The elevator opens onto the nineteenth floor and the publicist shuffles down the elegant hallway of the hotel. The fabric of his suit is rumpled; he’d been up in the darkness of morning to catch the first media hits of the day and riding the wave since. “The truth is, we got some very good early reads on the book, but,” he whispers, “nobody really gave a shit until .... ”
It is a publisher’s dream come true. Two years ago, St. Martin’s Press purchased SEAL Team Six, a memoir by Howard Wasdin, who had worked his way up through the SEALs as a sniper until he was tapped for Team Six, a unit that is so elite the military doesn’t acknowledge its existence. The book was scheduled to come out later this month, but then Osama bin Laden was dead, courtesy of Wasdin’s old team, and Wasdin was suddenly a guy who knew things people wanted to know.
Wasdin himself learned the big news when the preacher who lived across the street from his home in Georgia knocked on his door. “Happy Dead Bin Laden Day,” the preacher told him. The publication date was moved up to May 10 and the print run was tripled to 70,000 copies. Wasdin, who since leaving the SEALS has done everything from selling cars to practicing chiropractics, was called into action and rushed onto a plane for some CQB — SEAL-speak for “close-quarter battle” — with the media. Location: New York City. Estimated time of the mission: TBD.
The incoming onslaught of press inquires was not Mogadishu, where Wasdin, 42, nearly died in a firefight. But it was not entirely dissimilar. He’d packed and planned for a day of calls and television appearances. Three days later his official tally of interviews was at 67 and he was scheduled to break a hundred by the weekend. Outside his hotel-room door was a cart for room service, the dirty plates piled high, because there had been little time to break for meals. Or sleep. Inside the room, a white shirt (he had sweat through several during media days one and two) was draped over a chair to keep the creases. He was relaxing in a pink Tommy Bahama cabana hat and dead asleep on the bed before I walked in.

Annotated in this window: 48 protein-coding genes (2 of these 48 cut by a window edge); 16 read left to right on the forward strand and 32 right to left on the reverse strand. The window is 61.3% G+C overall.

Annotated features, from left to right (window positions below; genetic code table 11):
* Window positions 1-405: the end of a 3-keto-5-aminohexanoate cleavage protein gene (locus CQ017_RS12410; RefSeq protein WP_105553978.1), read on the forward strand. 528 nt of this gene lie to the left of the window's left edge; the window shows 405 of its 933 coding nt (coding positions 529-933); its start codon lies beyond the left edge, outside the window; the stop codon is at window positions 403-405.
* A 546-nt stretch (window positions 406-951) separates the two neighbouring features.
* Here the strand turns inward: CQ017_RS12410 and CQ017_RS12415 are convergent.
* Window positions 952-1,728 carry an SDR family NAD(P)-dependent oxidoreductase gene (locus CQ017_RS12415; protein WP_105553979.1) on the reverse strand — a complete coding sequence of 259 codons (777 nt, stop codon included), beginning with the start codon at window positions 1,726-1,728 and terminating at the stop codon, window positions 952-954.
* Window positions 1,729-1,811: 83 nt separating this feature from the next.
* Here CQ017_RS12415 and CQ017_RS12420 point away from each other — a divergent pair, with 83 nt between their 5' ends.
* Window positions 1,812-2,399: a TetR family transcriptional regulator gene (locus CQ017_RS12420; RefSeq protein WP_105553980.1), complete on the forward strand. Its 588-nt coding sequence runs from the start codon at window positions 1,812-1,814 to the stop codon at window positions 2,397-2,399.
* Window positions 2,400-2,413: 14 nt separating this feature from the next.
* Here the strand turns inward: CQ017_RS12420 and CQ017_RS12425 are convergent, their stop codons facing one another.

On the bed next to him is his wife, Deborah. Behind the laptop, fielding the Facebook messages from all their friends back home, is their daughter Erin, who had taken a few days off from high school to be here. For Deborah and Erin it is their first time in New York.
“Oh my gosh,” Erin says, when asked to pick her favorite moment of the trip so far. “Meeting Sean Hannity. We watch him every night at home. He was so nice. He even gave me college advice.” And a Styrofoam football to take home. Hannity and his team had signed it for them. “Our only souvenir,” Deborah says. She’s hoping the interview requests will let up long enough for the family to do a little shopping or take a carriage ride together through Central Park.
Her initial feelings of joy over bin Laden’s demise had turned to sadness in the celebration. “To give a high-five after someone dies,” she says, “just don’t feel right.”
Meanwhile, Wasdin was up and noshing on a cheese plate and feeling guilty. He wanted to make it clear how unfair it is that it was unknown members of Team Six who had risked their lives storming bin Laden’s hideout and here he is, sixteen years after retirement, sauntering in his dress socks in a posh room at the Essex House, getting all the attention. “Just timing, that’s all.” His throat is sore from fielding so many of the same questions about what life is like on Team Six. He pulls up a pant leg to reveal a softball of scar tissue made by wounds from the bullets of an AK-47 that nearly ripped off his leg off in Somalia and the surgery that kept it on. Later, outside the hotel, he will show off a kind of SEAL party trick, demonstrating a memorization game called KIM (for Keep in Mind) that snipers use to train their minds. “Basically, KIM is like who are the last two guys you saw?” Wasdin explains. I shrugged. “Well, it was actually two women, one elderly, and they had nothing in their hands, unlike that guy right there,” he says, pointing to a businessmen clutching an umbrella.
Wasdin is nervous about having his book out there and about what he wrote — not about the SEALs, but his own family. When he was a boy, Wasdin writes in the book, his stepfather Leon, a truck driver, had beaten him badly in his boozy fits. One passage: “At school, whenever I used the toilet, I would have to peel my underwear away from the blood and scabs on my butt to sit down.” It took Wasdin sixteen years to finish his book. One reason was that his experience as a SEAL was traumatic. Another was that he wanted Leon to die before the final product came out.
Wasdin hadn’t given his mother an advance copy to read, and now she was not happy about his many media appearances. “We have to have a heart-to-heart,” she said in a phone message he’d received earlier in the day. But there wasn’t time to call her back. Wasdin was expected at Fox News for a radio hit in twenty minutes, the driver was downstairs, and it was time to slip the white shirt back on.